Matthew Backhouse is a NZME. News Service journalist based in Auckland.

Judge hits out at drinking culture

Robert Bryden's family, (from left) aunt Kay Milburn, mother Vicki Bryden and grandmother Dianne Ammundsen. Photo / Mark Mitchell
Robert Bryden's family, (from left) aunt Kay Milburn, mother Vicki Bryden and grandmother Dianne Ammundsen. Photo / Mark Mitchell

A judge has slammed New Zealand's binge drinking culture as he sentenced a promising league player to nine years in jail for a "brutal" alcohol-fuelled attack that left a young man unable to remember his family's names.

In the High Court at Wellington yesterday, Justice Forrest Miller said more needed to be done to licensing laws that allowed people to pre-load on cheap alcohol before heading to bars.

Justice Miller said the country's "appalling" rate of traumatic brain injury was linked to alcohol abuse, including the severe brain damage inflicted by Ioritana Tuau on Robert Bryden outside a Wellington bar in September 2011.

Tuau, a 22-year-old who used to play for NRL side Penrith Panthers' under-20 side, had drunk so much he claimed he blacked out before repeatedly kicking and stomping on Mr Bryden's head.

Mr Bryden, who suffers from post-traumatic amnesia, can no longer put his family's names to their faces and has no understanding of his plight because he cannot remember what happened even 30 seconds ago.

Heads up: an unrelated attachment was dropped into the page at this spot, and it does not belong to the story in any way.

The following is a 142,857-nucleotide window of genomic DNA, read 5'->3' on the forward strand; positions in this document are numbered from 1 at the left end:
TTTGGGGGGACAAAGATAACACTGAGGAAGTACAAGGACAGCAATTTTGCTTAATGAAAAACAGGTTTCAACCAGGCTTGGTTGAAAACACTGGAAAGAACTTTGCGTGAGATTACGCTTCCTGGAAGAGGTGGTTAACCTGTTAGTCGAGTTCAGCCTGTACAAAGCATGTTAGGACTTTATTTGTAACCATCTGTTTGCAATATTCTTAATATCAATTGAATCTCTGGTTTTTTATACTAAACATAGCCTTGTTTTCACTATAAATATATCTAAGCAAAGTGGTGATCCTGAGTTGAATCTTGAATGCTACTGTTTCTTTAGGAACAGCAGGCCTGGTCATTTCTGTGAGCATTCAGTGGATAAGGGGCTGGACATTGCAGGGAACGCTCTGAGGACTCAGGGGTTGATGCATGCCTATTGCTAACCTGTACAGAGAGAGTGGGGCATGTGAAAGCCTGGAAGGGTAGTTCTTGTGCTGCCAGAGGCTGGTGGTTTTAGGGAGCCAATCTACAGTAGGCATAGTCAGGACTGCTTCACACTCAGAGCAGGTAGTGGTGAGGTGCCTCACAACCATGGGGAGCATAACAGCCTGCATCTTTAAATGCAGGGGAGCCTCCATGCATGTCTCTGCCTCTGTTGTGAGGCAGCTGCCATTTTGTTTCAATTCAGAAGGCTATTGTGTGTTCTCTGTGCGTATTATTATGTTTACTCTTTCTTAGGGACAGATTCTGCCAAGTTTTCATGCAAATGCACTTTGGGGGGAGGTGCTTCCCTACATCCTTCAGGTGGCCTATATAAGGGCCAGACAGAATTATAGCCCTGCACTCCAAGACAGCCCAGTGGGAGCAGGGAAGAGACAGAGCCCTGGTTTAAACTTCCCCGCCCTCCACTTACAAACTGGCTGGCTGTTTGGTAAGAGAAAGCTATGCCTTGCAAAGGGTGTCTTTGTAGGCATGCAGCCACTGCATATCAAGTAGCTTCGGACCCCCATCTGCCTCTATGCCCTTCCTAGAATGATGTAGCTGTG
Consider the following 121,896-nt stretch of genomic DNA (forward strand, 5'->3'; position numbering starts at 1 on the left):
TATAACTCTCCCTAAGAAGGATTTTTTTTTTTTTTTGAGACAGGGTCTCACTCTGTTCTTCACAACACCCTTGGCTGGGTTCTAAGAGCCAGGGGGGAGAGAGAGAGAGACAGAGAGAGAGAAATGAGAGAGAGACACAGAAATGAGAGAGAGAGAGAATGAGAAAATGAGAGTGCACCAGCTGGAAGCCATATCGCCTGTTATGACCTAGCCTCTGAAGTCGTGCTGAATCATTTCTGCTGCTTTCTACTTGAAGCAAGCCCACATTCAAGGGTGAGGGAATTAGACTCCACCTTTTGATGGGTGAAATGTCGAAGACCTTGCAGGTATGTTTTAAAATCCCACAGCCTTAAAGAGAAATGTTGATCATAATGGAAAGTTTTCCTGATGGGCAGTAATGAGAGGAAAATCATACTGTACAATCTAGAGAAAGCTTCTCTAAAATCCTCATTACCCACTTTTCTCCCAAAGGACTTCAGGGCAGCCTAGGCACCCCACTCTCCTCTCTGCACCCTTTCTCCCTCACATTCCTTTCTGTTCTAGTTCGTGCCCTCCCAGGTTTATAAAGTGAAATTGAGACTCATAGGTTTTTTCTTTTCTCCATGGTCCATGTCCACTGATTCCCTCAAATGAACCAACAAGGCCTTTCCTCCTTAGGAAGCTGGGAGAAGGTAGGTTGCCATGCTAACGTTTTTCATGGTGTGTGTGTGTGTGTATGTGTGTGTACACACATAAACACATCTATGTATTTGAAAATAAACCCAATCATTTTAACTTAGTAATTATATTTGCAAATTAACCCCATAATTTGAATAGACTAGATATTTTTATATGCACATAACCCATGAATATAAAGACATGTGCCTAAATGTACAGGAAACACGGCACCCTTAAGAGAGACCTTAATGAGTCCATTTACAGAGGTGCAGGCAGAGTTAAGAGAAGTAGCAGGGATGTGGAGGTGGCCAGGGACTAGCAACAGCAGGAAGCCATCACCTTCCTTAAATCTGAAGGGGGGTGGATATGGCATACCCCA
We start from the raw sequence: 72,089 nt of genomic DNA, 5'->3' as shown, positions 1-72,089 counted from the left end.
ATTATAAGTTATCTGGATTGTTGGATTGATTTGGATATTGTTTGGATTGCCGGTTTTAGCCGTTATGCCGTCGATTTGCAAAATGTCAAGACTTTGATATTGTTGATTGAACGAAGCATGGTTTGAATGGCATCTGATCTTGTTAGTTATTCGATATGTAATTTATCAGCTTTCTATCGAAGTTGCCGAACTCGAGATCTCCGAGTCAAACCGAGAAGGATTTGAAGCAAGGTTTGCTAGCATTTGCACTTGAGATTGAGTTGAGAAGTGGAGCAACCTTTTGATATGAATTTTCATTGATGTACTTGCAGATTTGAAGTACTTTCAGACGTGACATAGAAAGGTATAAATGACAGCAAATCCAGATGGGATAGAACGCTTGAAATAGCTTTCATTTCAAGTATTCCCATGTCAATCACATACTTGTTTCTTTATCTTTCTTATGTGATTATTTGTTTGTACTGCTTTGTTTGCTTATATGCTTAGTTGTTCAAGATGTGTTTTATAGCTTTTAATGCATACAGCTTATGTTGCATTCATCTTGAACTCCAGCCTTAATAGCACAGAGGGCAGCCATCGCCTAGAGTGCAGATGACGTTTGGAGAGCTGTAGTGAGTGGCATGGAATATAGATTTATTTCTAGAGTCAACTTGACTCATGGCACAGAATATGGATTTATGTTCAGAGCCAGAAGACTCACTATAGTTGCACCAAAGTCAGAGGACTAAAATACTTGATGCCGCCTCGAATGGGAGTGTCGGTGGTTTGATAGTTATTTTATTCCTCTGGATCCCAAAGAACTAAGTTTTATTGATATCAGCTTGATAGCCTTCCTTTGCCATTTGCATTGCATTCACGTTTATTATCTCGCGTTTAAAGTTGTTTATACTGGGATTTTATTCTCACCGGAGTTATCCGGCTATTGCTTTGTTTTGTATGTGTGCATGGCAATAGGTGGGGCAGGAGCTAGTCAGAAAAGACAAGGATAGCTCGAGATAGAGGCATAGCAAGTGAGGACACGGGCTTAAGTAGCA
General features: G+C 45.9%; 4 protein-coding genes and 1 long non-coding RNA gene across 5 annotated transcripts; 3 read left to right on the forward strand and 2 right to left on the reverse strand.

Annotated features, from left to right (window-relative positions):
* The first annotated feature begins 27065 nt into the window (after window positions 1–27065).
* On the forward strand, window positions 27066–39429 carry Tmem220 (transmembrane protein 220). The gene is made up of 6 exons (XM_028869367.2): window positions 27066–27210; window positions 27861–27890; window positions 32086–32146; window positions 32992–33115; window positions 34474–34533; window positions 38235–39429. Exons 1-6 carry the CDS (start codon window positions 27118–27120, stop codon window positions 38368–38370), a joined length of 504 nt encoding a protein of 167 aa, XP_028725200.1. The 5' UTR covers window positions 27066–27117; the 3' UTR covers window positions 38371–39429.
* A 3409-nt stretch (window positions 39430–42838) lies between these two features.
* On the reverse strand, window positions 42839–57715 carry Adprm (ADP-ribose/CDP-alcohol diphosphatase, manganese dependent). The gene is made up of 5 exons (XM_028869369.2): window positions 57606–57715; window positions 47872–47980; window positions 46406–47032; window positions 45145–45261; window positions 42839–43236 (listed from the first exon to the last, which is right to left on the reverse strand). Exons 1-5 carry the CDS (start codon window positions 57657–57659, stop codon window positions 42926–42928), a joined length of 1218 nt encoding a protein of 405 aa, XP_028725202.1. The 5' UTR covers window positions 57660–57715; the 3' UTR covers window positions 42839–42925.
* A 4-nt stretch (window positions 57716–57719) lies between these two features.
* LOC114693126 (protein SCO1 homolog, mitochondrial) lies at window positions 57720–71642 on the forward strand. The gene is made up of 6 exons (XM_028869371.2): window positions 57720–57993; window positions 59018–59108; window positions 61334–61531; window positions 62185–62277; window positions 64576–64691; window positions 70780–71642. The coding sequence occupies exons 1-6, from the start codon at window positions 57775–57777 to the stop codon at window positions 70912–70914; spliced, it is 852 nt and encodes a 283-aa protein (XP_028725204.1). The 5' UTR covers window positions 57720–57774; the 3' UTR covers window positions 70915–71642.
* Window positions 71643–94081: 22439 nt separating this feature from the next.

He has had to learn to walk, talk and eat again but only has the cognitive abilities of a child and needs help with the most basic tasks.

Mr Bryden's mother, Vicki, said politicians needed to see what her son had suffered to realise more must be done to curb the binge-drinking culture.

"I wouldn't wish this hell on my worst enemy," Mrs Bryden said. "I really don't have the answer ... but something somewhere needs to change."

Tuau had earlier pleaded guilty to wounding with intent to cause grievous bodily harm over the attack, described by Justice Miller as "frenzied and brutal".

The pair were strangers when Mr Bryden, who his family says was not a big drinker, asked a woman arguing with Tuau outside a bar if she needed help.

When Tuau said they did not, Mr Bryden punched him in the face, knocking him to the ground, and walked away.

Tuau and two others chased Mr Bryden before Tuau punched him to the ground and repeatedly kicked and stomped on his head.

Mr Bryden spent days on life support before Tuau handed himself in to police.

Mrs Bryden said her life turned upside down when she heard about the attack. She would never forget the fear that her son would be dead after completing the hour-long drive to Wellington Hospital from their home on the Kapiti Coast.

"What greeted me was devastating. I could not recognise my own son," she said.

"Robert stepped in to what he thought was a woman being harassed and he did what he thought was right. Yeah, he hit him first and he walked away and that was that, and they hunted him down.

"Every day I hope that this will be the day my son recognises me and says 'hi mum'," Mrs Bryden said.

Defence lawyer Elizabeth Hall said Tuau, who now plays for club side Te Aroha Eels, was of good character and had completed community work.

He accepted he had a drinking problem and his four breaches of bail since being charged were evidence of his immaturity.

But Justice Miller said Tuau's attack stopped only when a woman intervened.

"You very nearly did kill him," he said.

"In my opinion your crime is among the most brutal, the most harmful, the most serious of its type."


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